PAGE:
Wednesday, November 26, 2008

Russian design is quite interesting. Subjects were restricted during the first decades of Communist rule. Constructivism was favored early on, but later replaced by Socialist realism.


Soviet posters were meant a link between the state and its citizens and presented attention-grabbing  slogans ( They were influenced by Russian Avant-Garde, Futurism, and Dada styles. Techniques such as photomontage and symbolic color were employed.


Contemporary Russian posters have a wider variety of intentions:

Foreign-movie posters are often hand-painted, but this art is fading. That’s from Men in Black II, by the way. Capitalistic gains and global concerns are more often the subjects of this “social advertising” ( Other types of media were utilized as well.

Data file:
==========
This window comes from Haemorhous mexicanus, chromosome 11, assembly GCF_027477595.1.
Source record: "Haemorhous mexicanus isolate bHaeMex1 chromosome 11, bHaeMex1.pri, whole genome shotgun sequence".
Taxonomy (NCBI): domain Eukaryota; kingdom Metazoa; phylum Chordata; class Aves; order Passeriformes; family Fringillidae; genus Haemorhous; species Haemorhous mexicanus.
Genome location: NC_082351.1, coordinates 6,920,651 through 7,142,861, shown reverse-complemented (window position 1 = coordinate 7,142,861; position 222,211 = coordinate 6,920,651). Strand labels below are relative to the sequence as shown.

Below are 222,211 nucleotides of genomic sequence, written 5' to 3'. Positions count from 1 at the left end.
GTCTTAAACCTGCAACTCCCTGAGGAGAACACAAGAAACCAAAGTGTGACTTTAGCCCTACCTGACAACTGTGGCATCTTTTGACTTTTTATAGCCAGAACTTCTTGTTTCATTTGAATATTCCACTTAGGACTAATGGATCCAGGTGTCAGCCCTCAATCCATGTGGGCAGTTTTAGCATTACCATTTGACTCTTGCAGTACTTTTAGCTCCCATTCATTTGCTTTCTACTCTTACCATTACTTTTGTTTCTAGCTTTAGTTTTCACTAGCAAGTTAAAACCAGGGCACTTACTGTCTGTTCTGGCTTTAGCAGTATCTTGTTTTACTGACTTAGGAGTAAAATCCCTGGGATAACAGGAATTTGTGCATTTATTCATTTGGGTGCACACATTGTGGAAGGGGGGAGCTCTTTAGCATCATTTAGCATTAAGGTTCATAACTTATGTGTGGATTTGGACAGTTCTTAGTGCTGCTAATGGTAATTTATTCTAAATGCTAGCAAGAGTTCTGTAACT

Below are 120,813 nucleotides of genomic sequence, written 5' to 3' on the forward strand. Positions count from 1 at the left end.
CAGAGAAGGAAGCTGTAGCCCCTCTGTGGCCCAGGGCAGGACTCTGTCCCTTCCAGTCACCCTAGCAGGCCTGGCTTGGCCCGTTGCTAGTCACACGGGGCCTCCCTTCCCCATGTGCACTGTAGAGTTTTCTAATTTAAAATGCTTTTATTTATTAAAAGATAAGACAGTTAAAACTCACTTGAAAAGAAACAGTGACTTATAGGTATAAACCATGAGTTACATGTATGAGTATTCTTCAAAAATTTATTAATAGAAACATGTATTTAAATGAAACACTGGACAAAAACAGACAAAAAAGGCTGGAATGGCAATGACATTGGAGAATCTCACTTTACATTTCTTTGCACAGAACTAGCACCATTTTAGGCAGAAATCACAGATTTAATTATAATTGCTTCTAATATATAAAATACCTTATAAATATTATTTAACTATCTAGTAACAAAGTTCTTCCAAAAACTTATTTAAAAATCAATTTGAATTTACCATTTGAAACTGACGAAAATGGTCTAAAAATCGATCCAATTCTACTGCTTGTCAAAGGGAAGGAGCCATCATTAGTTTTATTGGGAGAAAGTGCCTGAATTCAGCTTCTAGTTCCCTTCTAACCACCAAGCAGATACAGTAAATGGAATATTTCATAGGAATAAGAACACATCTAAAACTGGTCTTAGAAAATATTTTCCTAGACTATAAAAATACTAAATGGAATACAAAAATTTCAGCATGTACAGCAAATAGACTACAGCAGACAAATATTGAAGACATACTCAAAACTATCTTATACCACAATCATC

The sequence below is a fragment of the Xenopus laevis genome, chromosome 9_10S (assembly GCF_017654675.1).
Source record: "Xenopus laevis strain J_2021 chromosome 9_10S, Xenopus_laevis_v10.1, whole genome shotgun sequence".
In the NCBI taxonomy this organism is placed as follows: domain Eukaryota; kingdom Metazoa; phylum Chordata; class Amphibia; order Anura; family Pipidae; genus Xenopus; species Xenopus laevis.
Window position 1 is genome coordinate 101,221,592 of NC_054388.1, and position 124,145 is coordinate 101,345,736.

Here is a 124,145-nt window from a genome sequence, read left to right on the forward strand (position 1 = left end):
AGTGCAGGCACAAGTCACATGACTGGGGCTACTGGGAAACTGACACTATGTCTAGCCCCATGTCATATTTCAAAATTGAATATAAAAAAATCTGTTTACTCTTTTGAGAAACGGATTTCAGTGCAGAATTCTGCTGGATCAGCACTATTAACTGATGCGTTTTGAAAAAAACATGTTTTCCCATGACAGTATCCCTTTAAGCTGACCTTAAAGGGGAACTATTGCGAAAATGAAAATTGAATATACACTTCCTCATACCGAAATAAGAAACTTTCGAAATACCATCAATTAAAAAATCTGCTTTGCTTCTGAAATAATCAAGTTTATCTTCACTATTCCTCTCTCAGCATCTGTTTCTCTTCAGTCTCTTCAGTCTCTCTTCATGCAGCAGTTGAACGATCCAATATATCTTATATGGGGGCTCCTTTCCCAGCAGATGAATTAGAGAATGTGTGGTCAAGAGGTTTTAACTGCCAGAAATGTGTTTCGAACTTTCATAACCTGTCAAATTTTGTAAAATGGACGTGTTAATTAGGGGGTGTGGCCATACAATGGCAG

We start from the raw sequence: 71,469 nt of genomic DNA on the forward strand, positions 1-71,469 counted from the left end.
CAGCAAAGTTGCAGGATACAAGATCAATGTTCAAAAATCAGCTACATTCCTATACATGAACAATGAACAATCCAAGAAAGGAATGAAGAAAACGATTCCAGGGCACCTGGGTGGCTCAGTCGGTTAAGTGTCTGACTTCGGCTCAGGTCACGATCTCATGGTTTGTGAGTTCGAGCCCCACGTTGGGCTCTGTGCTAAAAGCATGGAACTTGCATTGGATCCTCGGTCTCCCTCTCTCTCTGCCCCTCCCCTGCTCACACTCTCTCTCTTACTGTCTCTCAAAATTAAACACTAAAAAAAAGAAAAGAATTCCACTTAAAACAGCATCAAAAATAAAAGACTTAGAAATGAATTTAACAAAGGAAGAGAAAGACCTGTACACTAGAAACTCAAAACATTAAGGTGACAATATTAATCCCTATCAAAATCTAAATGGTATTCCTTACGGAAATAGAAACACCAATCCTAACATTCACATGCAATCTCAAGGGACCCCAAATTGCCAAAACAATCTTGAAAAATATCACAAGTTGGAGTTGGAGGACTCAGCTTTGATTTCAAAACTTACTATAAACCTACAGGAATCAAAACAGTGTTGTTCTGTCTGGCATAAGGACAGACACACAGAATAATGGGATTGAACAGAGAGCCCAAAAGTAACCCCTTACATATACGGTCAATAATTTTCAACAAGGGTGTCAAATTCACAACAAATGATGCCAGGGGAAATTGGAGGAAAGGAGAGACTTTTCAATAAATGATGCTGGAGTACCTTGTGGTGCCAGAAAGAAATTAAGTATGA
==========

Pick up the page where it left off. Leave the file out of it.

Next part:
Browsing the Internet for other contemporary Russian art, I primarily found paintings (usually landscapes and floral still-lifes)


 and useful items. Forms resembled other objects, especially those related to modern technology. mentions this as well. However, function is not sacrificed for form.

A twist on common objects, still emphasizing the importance of both:


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